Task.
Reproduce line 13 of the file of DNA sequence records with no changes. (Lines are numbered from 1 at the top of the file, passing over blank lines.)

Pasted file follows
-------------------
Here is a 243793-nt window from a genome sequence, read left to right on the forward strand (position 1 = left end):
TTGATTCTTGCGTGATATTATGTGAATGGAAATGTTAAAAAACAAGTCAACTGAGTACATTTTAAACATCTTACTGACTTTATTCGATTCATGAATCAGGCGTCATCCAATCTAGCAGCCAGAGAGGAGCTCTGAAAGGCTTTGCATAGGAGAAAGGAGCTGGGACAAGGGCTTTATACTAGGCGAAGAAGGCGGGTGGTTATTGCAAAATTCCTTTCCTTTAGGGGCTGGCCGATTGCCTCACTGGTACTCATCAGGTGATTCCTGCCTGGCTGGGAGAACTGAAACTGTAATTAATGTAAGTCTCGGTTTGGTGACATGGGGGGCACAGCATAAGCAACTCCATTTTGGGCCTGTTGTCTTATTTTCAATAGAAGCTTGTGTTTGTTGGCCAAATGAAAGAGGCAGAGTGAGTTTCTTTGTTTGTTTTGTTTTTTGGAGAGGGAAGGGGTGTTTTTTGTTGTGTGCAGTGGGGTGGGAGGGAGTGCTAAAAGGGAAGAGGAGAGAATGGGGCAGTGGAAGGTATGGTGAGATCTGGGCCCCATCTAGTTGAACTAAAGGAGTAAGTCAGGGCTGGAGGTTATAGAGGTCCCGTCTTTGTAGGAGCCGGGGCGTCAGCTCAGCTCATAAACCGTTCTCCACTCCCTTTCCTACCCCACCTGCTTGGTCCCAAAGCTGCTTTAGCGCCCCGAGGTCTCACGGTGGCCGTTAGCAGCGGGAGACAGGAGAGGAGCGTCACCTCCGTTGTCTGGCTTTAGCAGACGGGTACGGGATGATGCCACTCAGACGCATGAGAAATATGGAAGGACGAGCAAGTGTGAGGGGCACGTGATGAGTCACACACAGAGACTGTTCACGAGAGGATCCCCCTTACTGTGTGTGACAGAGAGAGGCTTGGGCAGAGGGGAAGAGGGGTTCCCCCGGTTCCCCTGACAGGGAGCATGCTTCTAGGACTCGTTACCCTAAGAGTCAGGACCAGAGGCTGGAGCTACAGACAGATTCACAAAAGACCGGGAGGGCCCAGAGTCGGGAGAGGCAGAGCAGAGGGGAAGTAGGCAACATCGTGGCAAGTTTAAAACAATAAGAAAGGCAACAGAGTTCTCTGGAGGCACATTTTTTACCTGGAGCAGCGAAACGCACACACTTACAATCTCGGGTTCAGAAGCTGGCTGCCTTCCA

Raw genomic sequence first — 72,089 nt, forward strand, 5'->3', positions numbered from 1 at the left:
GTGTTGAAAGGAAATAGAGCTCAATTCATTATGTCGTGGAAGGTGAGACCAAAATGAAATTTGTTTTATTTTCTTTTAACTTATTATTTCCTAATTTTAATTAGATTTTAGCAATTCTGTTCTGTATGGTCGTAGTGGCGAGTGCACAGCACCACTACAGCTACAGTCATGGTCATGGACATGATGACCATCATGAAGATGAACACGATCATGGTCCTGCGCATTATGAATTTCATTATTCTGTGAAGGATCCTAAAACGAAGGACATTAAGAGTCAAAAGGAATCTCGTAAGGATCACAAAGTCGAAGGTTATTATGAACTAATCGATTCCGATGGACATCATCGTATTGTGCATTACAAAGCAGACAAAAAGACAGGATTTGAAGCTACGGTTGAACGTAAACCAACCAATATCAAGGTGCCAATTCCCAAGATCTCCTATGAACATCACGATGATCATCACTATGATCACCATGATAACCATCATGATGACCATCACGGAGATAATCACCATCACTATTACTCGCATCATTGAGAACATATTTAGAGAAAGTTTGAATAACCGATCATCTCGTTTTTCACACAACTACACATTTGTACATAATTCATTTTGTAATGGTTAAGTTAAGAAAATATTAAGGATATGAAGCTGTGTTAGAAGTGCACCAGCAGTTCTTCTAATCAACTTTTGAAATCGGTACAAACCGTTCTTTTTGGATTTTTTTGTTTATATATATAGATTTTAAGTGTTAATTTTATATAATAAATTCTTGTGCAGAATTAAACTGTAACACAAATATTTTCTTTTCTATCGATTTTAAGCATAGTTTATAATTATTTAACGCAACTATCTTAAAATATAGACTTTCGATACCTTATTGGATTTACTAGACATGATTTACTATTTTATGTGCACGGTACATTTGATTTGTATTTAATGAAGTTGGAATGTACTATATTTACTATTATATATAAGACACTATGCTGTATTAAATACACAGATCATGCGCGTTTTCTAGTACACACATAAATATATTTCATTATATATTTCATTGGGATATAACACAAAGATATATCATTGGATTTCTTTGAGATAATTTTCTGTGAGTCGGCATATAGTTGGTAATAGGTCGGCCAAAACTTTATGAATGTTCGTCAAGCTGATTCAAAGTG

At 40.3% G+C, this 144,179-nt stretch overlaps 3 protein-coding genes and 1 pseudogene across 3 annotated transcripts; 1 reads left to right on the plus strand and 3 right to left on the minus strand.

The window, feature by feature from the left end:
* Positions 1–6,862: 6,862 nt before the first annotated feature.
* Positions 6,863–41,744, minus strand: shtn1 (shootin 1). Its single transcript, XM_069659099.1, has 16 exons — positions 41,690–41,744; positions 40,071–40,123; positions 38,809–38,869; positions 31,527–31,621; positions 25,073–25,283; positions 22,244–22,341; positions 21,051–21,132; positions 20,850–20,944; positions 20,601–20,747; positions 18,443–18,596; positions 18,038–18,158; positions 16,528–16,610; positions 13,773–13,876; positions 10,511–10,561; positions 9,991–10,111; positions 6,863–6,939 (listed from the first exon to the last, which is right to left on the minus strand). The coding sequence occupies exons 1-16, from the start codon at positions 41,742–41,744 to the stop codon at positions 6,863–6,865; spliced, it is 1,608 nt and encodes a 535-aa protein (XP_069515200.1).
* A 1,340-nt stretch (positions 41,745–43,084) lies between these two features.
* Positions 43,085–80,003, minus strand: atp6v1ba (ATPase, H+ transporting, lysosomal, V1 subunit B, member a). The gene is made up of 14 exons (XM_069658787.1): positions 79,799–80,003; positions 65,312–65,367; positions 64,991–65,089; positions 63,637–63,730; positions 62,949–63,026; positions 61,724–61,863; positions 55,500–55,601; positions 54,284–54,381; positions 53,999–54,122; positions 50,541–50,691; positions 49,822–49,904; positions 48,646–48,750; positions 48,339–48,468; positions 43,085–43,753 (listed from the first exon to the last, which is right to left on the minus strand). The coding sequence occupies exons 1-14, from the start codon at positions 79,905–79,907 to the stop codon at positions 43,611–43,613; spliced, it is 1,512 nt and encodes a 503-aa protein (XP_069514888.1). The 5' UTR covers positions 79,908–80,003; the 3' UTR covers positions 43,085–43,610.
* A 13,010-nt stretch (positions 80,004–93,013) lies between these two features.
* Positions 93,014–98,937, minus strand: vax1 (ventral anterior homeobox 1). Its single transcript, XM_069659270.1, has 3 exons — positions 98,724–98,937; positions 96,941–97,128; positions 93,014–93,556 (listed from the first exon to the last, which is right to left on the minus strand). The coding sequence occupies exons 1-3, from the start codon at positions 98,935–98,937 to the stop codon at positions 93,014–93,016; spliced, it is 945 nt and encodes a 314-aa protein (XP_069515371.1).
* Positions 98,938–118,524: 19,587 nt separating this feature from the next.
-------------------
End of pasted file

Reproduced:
* Positions 98,938–118,524: 19,587 nt separating this feature from the next.